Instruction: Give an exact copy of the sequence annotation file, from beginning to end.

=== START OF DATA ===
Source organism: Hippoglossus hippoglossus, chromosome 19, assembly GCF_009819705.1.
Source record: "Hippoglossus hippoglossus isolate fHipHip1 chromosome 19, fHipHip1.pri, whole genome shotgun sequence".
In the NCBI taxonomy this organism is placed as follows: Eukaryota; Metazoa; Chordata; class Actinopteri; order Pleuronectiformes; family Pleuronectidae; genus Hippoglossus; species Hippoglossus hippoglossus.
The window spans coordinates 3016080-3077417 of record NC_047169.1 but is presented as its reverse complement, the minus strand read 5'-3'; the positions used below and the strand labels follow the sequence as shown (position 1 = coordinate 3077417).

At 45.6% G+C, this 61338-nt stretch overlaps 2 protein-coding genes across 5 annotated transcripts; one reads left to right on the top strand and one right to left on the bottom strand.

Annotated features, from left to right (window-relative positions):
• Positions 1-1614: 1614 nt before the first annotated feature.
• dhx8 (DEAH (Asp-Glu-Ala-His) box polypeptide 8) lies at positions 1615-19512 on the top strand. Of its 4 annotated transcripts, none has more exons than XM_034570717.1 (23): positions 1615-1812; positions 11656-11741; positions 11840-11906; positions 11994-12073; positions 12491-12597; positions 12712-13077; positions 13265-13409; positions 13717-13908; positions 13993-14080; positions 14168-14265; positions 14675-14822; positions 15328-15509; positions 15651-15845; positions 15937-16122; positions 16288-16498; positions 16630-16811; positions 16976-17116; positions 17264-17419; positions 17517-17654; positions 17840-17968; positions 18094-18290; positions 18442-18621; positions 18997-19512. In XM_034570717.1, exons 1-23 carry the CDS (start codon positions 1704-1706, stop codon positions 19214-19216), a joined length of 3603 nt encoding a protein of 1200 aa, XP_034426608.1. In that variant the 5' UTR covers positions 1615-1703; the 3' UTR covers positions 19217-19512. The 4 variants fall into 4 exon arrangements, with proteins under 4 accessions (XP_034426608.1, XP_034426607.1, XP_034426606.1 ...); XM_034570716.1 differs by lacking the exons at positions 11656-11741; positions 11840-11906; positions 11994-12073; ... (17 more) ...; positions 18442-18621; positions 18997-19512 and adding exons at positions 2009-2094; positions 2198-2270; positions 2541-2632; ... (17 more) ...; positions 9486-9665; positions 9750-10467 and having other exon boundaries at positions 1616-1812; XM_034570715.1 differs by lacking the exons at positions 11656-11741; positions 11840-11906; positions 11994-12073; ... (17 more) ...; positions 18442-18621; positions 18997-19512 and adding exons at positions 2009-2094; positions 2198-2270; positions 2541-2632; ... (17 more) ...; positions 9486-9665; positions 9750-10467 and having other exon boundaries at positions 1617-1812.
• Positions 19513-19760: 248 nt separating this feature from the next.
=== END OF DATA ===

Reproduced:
Source organism: Hippoglossus hippoglossus, chromosome 19, assembly GCF_009819705.1.
Source record: "Hippoglossus hippoglossus isolate fHipHip1 chromosome 19, fHipHip1.pri, whole genome shotgun sequence".
In the NCBI taxonomy this organism is placed as follows: Eukaryota; Metazoa; Chordata; class Actinopteri; order Pleuronectiformes; family Pleuronectidae; genus Hippoglossus; species Hippoglossus hippoglossus.
The window spans coordinates 3016080-3077417 of record NC_047169.1 but is presented as its reverse complement, the minus strand read 5'-3'; the positions used below and the strand labels follow the sequence as shown (position 1 = coordinate 3077417).

At 45.6% G+C, this 61338-nt stretch overlaps 2 protein-coding genes across 5 annotated transcripts; one reads left to right on the top strand and one right to left on the bottom strand.

Annotated features, from left to right (window-relative positions):
• Positions 1-1614: 1614 nt before the first annotated feature.
• dhx8 (DEAH (Asp-Glu-Ala-His) box polypeptide 8) lies at positions 1615-19512 on the top strand. Of its 4 annotated transcripts, none has more exons than XM_034570717.1 (23): positions 1615-1812; positions 11656-11741; positions 11840-11906; positions 11994-12073; positions 12491-12597; positions 12712-13077; positions 13265-13409; positions 13717-13908; positions 13993-14080; positions 14168-14265; positions 14675-14822; positions 15328-15509; positions 15651-15845; positions 15937-16122; positions 16288-16498; positions 16630-16811; positions 16976-17116; positions 17264-17419; positions 17517-17654; positions 17840-17968; positions 18094-18290; positions 18442-18621; positions 18997-19512. In XM_034570717.1, exons 1-23 carry the CDS (start codon positions 1704-1706, stop codon positions 19214-19216), a joined length of 3603 nt encoding a protein of 1200 aa, XP_034426608.1. In that variant the 5' UTR covers positions 1615-1703; the 3' UTR covers positions 19217-19512. The 4 variants fall into 4 exon arrangements, with proteins under 4 accessions (XP_034426608.1, XP_034426607.1, XP_034426606.1 ...); XM_034570716.1 differs by lacking the exons at positions 11656-11741; positions 11840-11906; positions 11994-12073; ... (17 more) ...; positions 18442-18621; positions 18997-19512 and adding exons at positions 2009-2094; positions 2198-2270; positions 2541-2632; ... (17 more) ...; positions 9486-9665; positions 9750-10467 and having other exon boundaries at positions 1616-1812; XM_034570715.1 differs by lacking the exons at positions 11656-11741; positions 11840-11906; positions 11994-12073; ... (17 more) ...; positions 18442-18621; positions 18997-19512 and adding exons at positions 2009-2094; positions 2198-2270; positions 2541-2632; ... (17 more) ...; positions 9486-9665; positions 9750-10467 and having other exon boundaries at positions 1617-1812.
• Positions 19513-19760: 248 nt separating this feature from the next.